Andrew Brown – Globetrotter, Granddad and ‘Join dementia research’ Champion
Few people have had so many roles in research. Andrew’s career began with training as an MLSO (Medical Laboratory Scientific Officer), in Darlington initially. After experiencing bacteriology, haematology and biochemistry, he settled in histology in the pathology department in Newcastle. Now, as well as research involvement, he travels the world taking spectacular photographs, and cares for his family.
Working with Dorothy Irving under the clinical supervision of neuropathologist Professor Robert Perry, Andrew showed that among people who had died with dementia but did not have very much Alzheimer’s pathology (relatively few plaques and tangles), many had experienced hallucinations as early clinical features. This group, called the ‘atypicals’ for several years, became known as ‘Dementia of Lewy Body Type’ after Andrew and Dorothy applied new staining methods to the brain cortex of these subjects, and showed some neurones contained Lewy bodies. The disease was called ‘dementia with Lewy bodies’ following the first international conference on the topic in Newcastle in 1996. Andrew went on to improve the staining techniques so they worked reliably in laboratories around the world.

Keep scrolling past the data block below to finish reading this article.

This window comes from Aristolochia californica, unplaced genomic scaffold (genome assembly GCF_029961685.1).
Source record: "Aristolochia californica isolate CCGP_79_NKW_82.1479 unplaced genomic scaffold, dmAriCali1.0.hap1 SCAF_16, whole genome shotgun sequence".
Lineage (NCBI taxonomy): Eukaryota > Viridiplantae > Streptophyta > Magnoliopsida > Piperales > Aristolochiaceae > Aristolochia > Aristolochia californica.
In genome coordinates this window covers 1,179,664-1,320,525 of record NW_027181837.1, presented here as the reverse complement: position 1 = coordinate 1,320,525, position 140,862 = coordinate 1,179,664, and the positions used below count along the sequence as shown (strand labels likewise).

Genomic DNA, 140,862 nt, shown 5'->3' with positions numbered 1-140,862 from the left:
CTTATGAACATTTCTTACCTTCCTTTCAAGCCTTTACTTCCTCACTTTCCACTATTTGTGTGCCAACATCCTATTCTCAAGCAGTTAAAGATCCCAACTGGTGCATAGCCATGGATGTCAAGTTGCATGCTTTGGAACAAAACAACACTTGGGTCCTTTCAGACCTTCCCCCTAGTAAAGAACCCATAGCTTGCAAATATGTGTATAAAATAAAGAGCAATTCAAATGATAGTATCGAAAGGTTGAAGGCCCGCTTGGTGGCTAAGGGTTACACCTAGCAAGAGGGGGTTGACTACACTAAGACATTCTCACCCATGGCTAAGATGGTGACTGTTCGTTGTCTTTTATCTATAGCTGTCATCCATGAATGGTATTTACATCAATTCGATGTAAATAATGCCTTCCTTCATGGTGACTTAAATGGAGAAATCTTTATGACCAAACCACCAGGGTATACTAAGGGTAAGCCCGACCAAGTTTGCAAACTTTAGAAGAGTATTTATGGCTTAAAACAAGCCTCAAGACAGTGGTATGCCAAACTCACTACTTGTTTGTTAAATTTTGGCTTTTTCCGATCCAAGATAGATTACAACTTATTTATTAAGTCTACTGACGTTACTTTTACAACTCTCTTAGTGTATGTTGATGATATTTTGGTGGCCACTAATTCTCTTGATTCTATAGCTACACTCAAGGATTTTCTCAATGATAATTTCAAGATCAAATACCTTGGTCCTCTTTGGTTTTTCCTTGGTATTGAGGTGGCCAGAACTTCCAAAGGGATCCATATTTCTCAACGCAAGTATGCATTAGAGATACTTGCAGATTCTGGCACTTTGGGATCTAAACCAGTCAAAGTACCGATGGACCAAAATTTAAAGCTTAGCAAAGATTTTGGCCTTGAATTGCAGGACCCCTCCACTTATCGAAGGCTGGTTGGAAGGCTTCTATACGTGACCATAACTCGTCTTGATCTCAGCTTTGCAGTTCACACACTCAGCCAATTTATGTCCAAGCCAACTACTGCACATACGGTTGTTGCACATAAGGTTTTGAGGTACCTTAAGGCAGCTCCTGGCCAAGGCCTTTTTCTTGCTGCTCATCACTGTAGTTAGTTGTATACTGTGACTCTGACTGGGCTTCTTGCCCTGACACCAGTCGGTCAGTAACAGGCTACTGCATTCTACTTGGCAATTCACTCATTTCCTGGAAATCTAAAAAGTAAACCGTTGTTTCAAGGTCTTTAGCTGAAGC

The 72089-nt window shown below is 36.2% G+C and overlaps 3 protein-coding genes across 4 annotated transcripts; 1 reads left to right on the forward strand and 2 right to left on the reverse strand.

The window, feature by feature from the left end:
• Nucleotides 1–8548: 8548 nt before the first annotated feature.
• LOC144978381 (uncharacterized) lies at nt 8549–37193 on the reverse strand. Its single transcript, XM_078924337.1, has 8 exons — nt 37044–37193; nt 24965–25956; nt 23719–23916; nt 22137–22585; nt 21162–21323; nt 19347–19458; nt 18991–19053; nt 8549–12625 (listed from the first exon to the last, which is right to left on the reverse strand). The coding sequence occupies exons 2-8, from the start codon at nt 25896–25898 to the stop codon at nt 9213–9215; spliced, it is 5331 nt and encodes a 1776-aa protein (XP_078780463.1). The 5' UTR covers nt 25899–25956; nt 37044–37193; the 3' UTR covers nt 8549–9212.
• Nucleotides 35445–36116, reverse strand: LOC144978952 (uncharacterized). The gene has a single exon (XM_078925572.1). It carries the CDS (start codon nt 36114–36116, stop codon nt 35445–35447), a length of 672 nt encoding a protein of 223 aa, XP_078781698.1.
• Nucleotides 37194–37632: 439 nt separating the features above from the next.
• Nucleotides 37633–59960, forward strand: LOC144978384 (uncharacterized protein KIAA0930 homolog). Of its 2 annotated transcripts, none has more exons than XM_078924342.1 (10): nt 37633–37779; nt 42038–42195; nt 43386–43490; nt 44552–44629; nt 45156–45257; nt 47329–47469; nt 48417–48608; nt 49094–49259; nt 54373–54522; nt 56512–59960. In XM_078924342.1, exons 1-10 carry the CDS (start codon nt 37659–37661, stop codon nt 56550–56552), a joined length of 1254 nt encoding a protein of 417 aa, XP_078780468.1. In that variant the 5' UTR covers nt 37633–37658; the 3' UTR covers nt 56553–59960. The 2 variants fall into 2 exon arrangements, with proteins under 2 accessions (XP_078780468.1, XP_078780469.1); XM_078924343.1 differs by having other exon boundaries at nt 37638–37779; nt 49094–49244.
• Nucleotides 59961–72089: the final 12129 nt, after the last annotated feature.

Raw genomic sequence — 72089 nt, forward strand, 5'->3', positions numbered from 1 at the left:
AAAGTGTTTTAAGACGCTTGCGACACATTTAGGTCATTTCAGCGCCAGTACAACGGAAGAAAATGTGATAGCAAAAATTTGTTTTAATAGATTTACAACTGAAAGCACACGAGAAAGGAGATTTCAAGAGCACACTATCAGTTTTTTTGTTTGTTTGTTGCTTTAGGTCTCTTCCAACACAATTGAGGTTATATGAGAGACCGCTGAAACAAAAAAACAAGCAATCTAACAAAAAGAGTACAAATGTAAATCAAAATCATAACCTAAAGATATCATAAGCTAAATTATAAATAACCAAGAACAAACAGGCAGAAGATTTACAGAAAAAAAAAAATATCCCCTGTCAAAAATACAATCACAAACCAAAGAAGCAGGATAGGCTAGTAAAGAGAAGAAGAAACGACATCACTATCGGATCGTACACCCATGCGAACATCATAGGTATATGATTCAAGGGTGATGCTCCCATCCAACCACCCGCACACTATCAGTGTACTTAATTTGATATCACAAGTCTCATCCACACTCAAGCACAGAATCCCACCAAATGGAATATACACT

Andrew decided to retire following a diagnosis of Parkinson’s. It may be an uncomfortable irony to have examined substantia nigra neurones (the cells that make dopamine) neuropathologically as a profession, and then to find his own were compromised. Assessing substantia nigra neurones led to Andrew’s involvement in jointly publishing an article in Biological Psychiatry in 1998, with findings that helped explain why people with dementia with Lewy bodies react so badly to antipsychotic medication.
Of course retirement was only a change in research involvement. Andrew is a research participant in several longitudinal studies, and he was an ‘early adopter’ of lay activity by joining the DeNDRoN PPI Panel in 2010. Andrew is on several study steering groups as a well-informed lay member. He attended a few PPI Annual Forums in London with the old DeNDRoN topic network and through that was invited to help develop and launch ‘Join dementia research’. Originally it was called RAFT – Recruitment and Feasibility Tool – but lay opinion was that it wasn’t a very good name and they definitely didn’t want to be called a ‘tool’!
Andrew has kept up friendships with many clinical researchers in the neuropathology and dementia field. Partly because of caring for his mother who had dementia, he was a founding committee member of the Alzheimer’s Society Newcastle Branch, and volunteered with them for 20 years.
Andrew’s wide knowledge makes him a brilliant champion for clinical research, for taking part in studies, and for ‘Join dementia research’ as a way for everyone to demonstrate their support, and take part in, dementia research.
To find our more visit: www.joindementiaresearch.nihr.ac.uk